Dr. Mina Sartipi, director of the UTC Center for Urban Informatics and Progress, noted the community’s exceptional climate for innovation. “Chattanooga has a proven record of diverse entities coalescing together quickly to build support and resources for innovation, with the establishment of the smart technology urban testbed in only a matter of months as just one example,” Sartipi said. “The city is home to both the expertise and vision necessary to achieve innovation on a large scale, supported by a growing culture of collaboration.”


A smarter approach to traffic: The Smart City Corridor is a 1.2-mile section of Martin Luther King Jr. Boulevard that has been equipped with a wide array of sensors, computing resources, and experimental wireless networks which allow cutting edge research across the Smart City ecosystem. The inaugural research challenge posed by Chattanooga Department of Transportation focused on automatically processing information from a variety of sensors, including cameras, LIDAR, RADAR and audio to better understand how pedestrians are using our city’s transportation networks and identify potential improvements to ensure greater safety and convenience. The Smart City Corridor’s connectivity and sensors are also appropriate to support research for the development of autonomous vehicles, which require massive bandwidth and data support. The project is led by the Center for Urban Informatics and Progress at UTC in partnership with the city of Chattanooga, The Enterprise Center and EPB.

Virtual modeling to enhance the energy efficiency of buildings: AutoBEM, which stands for Automatic Building Energy Model, is a partnership between EPB and Oak Ridge National Laboratory (ORNL).  By integrating a number of data sources, ORNL is creating virtual models of all the buildings in EPB’s 600-square mile service area. The virtual modeling includes projections of energy use. EPB is working with ORNL to field-test AutoBEM’s accuracy as compared to verified energy use data. This is a first step toward creating virtual models of all of the 130 million buildings in America, which can then be used to make recommendations about how to make them more energy efficient.  The AutoBEM program is designed to help achieve the goal, set by the U.S. Department of Energy’s Building Technologies Office, to reduce energy consumption per square foot in all buildings in the country by 30% by the year 2030.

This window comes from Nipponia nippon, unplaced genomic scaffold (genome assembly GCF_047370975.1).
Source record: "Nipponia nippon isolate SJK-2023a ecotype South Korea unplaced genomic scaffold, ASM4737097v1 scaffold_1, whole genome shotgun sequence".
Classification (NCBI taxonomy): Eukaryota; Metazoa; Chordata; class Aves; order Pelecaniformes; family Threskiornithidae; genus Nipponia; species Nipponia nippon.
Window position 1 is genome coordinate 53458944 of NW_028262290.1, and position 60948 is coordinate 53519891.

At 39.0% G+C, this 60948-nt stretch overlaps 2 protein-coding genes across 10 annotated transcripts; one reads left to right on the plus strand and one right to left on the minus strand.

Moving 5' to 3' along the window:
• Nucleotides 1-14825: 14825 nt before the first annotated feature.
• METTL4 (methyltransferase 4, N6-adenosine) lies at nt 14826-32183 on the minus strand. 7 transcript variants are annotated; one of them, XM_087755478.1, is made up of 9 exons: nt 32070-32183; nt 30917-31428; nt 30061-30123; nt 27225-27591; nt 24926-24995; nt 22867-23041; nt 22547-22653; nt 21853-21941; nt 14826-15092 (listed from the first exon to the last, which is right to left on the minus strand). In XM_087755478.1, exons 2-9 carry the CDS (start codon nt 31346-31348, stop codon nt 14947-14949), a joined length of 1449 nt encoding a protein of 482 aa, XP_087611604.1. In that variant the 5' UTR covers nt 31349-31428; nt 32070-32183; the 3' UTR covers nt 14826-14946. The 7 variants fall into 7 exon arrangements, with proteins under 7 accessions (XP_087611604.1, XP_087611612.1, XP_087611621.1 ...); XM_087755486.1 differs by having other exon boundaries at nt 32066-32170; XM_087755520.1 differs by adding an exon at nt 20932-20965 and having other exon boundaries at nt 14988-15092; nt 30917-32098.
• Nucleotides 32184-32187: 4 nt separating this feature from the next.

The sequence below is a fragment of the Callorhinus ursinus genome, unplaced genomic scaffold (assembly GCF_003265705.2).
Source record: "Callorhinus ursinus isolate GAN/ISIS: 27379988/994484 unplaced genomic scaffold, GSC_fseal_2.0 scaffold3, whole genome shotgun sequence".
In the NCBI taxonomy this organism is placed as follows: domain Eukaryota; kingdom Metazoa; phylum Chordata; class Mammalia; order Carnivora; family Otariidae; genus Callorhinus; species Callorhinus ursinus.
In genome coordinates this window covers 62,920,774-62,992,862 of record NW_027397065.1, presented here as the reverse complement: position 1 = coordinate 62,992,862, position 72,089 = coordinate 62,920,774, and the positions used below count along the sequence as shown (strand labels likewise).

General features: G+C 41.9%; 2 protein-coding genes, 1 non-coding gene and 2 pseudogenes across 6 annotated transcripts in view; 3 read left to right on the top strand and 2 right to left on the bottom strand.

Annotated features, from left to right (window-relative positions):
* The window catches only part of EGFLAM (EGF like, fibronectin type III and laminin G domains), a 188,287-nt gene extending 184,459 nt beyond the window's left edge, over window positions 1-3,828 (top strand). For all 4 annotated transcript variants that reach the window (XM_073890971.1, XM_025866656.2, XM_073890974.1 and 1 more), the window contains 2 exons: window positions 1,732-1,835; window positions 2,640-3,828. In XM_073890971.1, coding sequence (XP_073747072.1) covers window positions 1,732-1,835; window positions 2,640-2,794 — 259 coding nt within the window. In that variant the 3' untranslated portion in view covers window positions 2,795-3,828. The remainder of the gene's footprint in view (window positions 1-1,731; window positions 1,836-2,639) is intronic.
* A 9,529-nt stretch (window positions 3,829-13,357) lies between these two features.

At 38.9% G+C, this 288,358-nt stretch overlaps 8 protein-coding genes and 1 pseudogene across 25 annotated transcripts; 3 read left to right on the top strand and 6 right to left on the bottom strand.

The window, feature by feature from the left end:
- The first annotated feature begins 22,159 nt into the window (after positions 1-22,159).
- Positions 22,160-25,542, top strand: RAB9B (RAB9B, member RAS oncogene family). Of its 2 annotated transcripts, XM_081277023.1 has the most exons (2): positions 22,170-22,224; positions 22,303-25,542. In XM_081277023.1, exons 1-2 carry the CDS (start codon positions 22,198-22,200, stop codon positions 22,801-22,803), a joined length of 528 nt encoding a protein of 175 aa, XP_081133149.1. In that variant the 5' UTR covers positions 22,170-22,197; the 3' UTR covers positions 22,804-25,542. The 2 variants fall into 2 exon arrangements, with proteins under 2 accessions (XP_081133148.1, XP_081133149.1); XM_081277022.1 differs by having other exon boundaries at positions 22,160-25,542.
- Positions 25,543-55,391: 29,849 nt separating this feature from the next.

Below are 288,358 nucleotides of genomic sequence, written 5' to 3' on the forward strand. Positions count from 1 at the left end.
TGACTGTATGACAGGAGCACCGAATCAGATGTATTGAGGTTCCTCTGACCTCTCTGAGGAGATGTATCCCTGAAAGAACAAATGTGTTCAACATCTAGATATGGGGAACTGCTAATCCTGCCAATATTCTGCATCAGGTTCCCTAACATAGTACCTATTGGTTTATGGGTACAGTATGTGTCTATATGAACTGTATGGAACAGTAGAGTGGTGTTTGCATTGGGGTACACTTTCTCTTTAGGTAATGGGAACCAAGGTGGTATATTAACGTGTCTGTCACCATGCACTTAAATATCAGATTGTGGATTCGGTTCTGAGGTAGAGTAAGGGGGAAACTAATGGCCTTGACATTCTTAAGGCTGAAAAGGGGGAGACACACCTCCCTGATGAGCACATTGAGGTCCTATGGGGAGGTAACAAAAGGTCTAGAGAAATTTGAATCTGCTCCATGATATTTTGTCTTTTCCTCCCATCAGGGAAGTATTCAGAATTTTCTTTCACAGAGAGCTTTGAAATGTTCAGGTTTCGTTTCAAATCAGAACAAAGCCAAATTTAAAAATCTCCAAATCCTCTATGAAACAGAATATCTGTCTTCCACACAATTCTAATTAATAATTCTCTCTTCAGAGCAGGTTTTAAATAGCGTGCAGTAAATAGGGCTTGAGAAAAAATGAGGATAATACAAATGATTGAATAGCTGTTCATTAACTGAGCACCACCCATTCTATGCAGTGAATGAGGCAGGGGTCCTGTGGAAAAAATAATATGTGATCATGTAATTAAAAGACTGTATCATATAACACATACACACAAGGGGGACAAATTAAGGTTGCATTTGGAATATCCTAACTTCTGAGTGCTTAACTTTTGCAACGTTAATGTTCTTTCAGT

Pioneering microgrid technologies that dynamically adapt to renewable power generation: Renewable energy sources like solar and wind generation provide tremendous benefits, but they also present challenges because they vary unpredictably. EPB and its research partners are field testing a variety of technologies at Solar Share, EPB’s community solar installation, and at the Chattanooga Airport’s solar array. By combining distributed power generation and on-site storage with EPB’s highly automated smart switches, EPB is researching how different kinds of equipment and software can be integrated to dynamically re-size microgrids to include more or fewer power users depending on conditions. This would allow a microgrid to provide energy for a small, critical set of energy users over a longer period while also having the ability to expand to meet short-term power needs over a much larger area.

Developing better ways to secure the nation’s power grid: Working with ORNL and other research partners, EPB has completed a number of successful tests of smart grid security technologies including a recent effort to prove the effectiveness of using a Quantum Cryptographic Network to secure smart infrastructure by using subatomic particles as an un-guessable code-key. EPB’s successful field tests are a step forward in rolling out this kind of technology to utilities across the nation to help secure our national power grid.

Bringing “Smart Home” automation together with “Smart Infrastructure”: Building on EPB’s previous field test of the effectiveness of a communications standard which allowed for data sharing among home-based devices like water heaters, EV chargers, and smart thermostats, EPB is now working with ORNL, and other national research groups, to field test a “home energy management system” that could use the new communications standard to facilitate dynamic data exchange and management between home-based devices and distribution level smart grid infrastructure. In practical terms, this would allow home-based energy management systems to work automatically with smart grid infrastructure to optimize home energy use to help customers save money and get the most value from residential rooftop solar (or other kinds of distributed generation and storage) while improving resilience both for the individual customer and at the distribution level for the community as a whole.